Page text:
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Re: Why does screen sharing require a browser extension?

From: cowwoc <cowwoc@bbs.darktech.org>
Date: Tue, 26 Nov 2013 03:09:33 -0500
Message-ID: <5294573D.4000603@bbs.darktech.org>
To: Eric Rescorla <ekr@rtfm.com>
CC: Martin Thomson <martin.thomson@gmail.com>, "public-webrtc@w3.org" <public-webrtc@w3.org>

You bring up some very good points, but I'm going to respond to Justin's 
post because it contains similar elements with more detail.


On 25/11/2013 3:39 PM, Eric Rescorla wrote:
> On Mon, Nov 25, 2013 at 3:05 PM, cowwoc <cowwoc@bbs.darktech.org 
> <mailto:cowwoc@bbs.darktech.org>> wrote:
>     On 25/11/2013 3:02 PM, Martin Thomson wrote:
>         On 25 November 2013 11:44, cowwoc <cowwoc@bbs.darktech.org
>         <mailto:cowwoc@bbs.darktech.org>> wrote:
>             The only way I can see this happening is for secure
>             websites that do not
>             require user interaction (meaning, you checked
>             "automatically log me in from
>             this computer"). So yes, in such a case I definitely see a
>             security risk but
>             that brings up the question: why not just target the
>             intersection of screen
>             capturing, iframes and cross-site requests? Screen
>             capturing should not be
>             allowed to capture hidden elements, or the contents of
>             cross-site requests.
> Since showing a whole site, one of the components of which is cross-site
> objects is one of the major uses for screen sharing, that's
> going to make it significantly less useful.
>             Moving this into an extension doesn't really solve the
>             problem.
>         That is incorrect.  Confidential information isn't just
>         restricted to
>         stuff that is shown when you are logged in.
>     Please provide an example
> SiteKey.
> More importantly, I don't really understand what you mean by "do not 
> require
> user interaction". I'm currently logged into GMail for instance and 
> opening
> a new GMail link wouldn't require a new user interaction.
> -Ekr
>         And, this presupposes
>         that you don't have concurrent uses of sites where you can be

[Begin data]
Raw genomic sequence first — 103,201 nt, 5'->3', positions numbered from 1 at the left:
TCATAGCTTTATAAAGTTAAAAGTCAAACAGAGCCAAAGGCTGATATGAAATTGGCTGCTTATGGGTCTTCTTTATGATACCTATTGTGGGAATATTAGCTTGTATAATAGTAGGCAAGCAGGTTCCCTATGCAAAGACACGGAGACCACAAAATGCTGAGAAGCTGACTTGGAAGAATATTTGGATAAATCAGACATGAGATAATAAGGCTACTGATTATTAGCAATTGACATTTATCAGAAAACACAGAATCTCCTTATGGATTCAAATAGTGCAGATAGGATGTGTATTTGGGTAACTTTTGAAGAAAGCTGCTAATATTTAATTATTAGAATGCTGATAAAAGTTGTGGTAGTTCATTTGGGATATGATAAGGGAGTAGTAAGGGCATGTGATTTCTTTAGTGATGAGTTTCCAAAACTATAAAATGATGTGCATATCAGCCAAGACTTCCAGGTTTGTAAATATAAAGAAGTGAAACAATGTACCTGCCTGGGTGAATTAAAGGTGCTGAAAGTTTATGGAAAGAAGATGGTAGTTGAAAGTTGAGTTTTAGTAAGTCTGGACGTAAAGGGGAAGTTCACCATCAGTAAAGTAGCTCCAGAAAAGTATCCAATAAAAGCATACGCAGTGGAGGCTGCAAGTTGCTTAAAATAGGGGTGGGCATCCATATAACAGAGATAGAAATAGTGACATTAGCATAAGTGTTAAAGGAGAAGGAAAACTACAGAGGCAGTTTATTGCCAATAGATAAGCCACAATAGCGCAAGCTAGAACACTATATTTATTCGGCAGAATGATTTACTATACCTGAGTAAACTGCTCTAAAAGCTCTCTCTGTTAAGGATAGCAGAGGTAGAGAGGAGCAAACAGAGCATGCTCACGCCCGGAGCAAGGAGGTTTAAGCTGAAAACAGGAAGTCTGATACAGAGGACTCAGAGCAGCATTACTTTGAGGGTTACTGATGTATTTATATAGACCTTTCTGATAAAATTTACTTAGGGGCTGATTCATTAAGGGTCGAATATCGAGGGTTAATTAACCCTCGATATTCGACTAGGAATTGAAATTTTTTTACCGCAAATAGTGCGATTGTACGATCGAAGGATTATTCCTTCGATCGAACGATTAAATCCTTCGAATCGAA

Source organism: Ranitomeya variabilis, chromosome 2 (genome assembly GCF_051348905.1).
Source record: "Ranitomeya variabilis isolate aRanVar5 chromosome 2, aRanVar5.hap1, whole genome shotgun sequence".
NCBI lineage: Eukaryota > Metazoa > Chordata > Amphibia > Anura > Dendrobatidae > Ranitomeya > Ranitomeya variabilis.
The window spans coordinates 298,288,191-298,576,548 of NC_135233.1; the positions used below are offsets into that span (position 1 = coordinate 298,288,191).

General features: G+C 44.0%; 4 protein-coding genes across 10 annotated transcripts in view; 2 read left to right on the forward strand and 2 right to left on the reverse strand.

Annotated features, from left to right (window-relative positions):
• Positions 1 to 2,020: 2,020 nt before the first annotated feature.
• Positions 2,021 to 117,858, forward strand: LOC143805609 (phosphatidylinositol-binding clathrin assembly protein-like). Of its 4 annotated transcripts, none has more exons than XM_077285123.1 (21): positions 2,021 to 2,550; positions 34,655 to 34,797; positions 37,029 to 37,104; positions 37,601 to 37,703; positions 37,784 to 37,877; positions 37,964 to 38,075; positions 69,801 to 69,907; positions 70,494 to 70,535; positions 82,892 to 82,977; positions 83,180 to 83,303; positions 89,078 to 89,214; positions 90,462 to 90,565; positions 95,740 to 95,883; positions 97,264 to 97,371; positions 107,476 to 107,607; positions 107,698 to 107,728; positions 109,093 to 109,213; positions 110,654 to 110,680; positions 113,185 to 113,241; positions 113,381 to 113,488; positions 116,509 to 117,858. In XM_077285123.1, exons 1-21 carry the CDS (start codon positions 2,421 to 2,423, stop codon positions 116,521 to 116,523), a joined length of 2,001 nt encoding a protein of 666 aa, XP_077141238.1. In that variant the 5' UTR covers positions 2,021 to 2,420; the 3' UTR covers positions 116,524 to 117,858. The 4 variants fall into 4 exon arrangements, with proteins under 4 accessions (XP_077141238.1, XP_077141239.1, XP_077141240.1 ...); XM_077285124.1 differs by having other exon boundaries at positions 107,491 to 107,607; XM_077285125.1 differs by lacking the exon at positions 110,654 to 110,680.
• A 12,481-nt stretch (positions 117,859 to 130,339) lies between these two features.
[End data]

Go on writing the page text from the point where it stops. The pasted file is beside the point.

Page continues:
>         screen
>         sharing in one and in a private/sensitive session in another.
>     As I mentioned in a separate thread, you can make this obvious by
>     flashing the border of the area being captured. This is similar to
>     webcams lighting up when they're on. There is no way a user would
>     miss that visual queue. Take a look at
>     http://www.oracle.com/technetwork/articles/javase/appletwarning-135102.html
>                 How exactly were you going to identify an application
>                 as malicious?
>                 After they steal someone's life savings?  Keep in mind
>                 that it's only
>                 the matter of milliseconds to stand up a new site with
>                 a new
>                 certificate.
>             This contradicts Justin's argument as I understood it. He
>             stated that by
>             moving the code from JS into a browser extension Google
>             could ban malicious
>             apps as they are found. I don't see the difference between
>             enforcing bans by
>             way of extensions or by way of having developer asking the
>             app store to
>             approve their application (point to an external address +
>             SSL certificate)
>             and then if the application is found to be malicious
>             simply ban all apps
>             associated with the SSL certificate. This way Google still
>             gets to review
>             apps, ban the ones that are malicious, and users don't
>             need to go through
>             the hassle of installing a plugin.
>         I might disagree with Justin (might) about the level of protection
>         that is afforded the user by the "install" process.  That is true.
>         TLS doesn't help you here.
>     TLS alone would not, but TLS with Chrome App Store would. I'm
>     saying that when a user hits a website that uses screen capturing,
>     Chrome should check whether its TLS certificate has been approved
>     in Chrome App store. If not, it should deny access. This gives you
>     all the power of App Store (approval process, banning, etc)
>     without the user needing to download an explicit plugin.
>     Gili
Received on Tuesday, 26 November 2013 08:10:34 UTC

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